There's a reason that birds perch: flying is a lot of work, and until we teach our drones to survive off of hopes and dreams, we're (nearly, and nearly again) always going to have to deal with severe restrictions on flight time, especially when hovering. Drones have been working on perching for years as a method to extend their usefulness for stationary surveillance, and this modified AR Drone takes inspiration from falcons with some custom legs, claws, and feet.
We don't get a lot of visual detail beyond this (admittedly kind of terrible) video, but according to New Scientist, Vishwa Robotics, in Brighton, Mass., designed these perching legs with actuated feet equipped with sharp little claws. The drone approaches a landing point, performs a controlled stall, and actuators cause the feet to grip as the drone shuts down its motors. Once the perch is complete, the drone can sit there without expending any energy at all.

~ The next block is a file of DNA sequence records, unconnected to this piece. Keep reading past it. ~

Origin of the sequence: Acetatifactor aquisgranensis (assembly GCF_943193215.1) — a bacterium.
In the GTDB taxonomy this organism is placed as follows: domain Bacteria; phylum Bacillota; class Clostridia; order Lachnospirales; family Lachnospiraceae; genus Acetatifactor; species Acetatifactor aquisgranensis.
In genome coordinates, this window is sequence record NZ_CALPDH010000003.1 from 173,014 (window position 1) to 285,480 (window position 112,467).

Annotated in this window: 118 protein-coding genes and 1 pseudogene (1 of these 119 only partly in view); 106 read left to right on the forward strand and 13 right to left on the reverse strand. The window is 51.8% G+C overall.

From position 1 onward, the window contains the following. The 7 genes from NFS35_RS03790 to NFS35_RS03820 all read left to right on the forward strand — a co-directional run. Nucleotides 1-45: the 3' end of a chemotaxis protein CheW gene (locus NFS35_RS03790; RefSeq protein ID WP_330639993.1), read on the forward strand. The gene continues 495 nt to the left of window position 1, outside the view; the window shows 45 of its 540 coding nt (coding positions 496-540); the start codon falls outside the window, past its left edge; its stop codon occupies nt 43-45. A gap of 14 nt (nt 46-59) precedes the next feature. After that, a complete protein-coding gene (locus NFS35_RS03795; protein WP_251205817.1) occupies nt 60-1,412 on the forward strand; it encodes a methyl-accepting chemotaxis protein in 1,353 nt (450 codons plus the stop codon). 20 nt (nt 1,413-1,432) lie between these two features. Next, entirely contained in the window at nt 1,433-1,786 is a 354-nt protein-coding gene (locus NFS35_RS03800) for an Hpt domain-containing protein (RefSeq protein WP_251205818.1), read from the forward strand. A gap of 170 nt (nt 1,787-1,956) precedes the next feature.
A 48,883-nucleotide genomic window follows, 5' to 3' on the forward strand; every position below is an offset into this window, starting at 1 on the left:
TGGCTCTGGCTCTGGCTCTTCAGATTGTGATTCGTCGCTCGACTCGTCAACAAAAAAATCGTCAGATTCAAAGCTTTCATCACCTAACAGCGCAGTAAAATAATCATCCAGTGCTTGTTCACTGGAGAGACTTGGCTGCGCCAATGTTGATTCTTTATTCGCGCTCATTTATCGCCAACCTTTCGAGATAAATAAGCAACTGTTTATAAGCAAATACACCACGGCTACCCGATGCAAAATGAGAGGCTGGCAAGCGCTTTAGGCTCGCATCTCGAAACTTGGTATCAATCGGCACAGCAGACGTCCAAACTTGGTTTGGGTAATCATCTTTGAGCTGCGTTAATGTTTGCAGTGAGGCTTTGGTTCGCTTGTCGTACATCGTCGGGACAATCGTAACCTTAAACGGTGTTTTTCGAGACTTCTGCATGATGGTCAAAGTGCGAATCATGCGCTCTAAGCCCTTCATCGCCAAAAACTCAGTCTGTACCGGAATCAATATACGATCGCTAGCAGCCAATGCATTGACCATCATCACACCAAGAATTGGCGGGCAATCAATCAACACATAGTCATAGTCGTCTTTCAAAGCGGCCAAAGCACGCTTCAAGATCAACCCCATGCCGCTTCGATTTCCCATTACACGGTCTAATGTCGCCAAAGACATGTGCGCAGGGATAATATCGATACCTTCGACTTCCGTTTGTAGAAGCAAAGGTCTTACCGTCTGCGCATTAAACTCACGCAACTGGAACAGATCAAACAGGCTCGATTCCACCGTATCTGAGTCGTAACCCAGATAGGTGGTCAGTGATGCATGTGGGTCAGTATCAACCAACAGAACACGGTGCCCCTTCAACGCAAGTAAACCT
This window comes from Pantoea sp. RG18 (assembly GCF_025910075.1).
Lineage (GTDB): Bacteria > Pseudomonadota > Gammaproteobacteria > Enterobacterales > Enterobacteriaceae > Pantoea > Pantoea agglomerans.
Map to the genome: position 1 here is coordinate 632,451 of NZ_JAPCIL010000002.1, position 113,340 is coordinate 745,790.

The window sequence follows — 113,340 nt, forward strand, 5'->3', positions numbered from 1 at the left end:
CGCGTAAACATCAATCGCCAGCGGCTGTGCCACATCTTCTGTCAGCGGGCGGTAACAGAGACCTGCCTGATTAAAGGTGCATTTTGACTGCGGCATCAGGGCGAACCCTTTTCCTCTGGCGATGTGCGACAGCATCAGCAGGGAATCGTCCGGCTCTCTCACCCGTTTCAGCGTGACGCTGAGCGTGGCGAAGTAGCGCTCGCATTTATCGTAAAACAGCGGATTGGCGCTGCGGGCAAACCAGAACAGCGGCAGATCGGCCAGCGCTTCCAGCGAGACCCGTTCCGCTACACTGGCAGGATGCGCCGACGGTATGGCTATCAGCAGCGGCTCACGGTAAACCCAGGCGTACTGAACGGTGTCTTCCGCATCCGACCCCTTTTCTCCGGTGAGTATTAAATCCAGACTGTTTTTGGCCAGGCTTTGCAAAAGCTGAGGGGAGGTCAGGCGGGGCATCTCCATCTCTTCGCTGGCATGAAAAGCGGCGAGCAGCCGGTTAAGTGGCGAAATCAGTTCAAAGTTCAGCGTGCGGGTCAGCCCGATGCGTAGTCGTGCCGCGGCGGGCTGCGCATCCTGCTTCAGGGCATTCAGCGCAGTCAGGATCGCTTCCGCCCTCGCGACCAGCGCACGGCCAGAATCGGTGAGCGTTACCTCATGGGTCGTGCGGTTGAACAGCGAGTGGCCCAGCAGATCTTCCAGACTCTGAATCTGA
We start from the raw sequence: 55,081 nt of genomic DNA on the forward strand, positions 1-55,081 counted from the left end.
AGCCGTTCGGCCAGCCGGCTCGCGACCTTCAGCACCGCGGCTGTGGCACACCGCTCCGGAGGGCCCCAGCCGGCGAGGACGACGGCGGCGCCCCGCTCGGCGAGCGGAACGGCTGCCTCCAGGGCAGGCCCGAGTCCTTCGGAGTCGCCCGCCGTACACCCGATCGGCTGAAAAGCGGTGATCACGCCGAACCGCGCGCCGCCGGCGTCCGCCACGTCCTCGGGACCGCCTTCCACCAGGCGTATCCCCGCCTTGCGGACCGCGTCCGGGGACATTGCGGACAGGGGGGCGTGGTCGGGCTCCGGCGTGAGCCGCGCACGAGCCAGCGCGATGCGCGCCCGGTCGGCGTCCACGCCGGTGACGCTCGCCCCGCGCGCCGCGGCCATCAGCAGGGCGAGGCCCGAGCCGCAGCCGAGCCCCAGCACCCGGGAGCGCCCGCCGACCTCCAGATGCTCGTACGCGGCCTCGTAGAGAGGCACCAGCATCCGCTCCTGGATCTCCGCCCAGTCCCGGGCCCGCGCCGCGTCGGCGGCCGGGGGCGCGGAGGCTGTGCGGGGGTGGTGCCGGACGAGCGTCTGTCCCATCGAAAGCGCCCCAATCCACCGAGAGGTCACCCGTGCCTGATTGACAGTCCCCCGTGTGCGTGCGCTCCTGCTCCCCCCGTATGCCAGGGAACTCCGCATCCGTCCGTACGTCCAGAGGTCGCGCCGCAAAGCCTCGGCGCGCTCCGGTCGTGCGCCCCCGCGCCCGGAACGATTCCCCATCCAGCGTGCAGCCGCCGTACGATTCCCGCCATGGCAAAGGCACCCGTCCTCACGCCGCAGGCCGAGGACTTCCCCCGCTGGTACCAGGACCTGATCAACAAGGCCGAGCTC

What this video doesn't show is that the drone can apparently "waddle short distances, so the drone can explore indoor spaces." And the AR Drone use case is just a proof of concept, and eventually, these legs are intended to be added to a variety of small drones.
[ Vishwa Robotics ] via [ New Scientist ] and [ Gigaom ]
Evan Ackerman is a senior editor at IEEE Spectrum. Since 2007, he has written over 6,000 articles on robotics and technology. He has a degree in Martian geology and is excellent at playing bagpipes.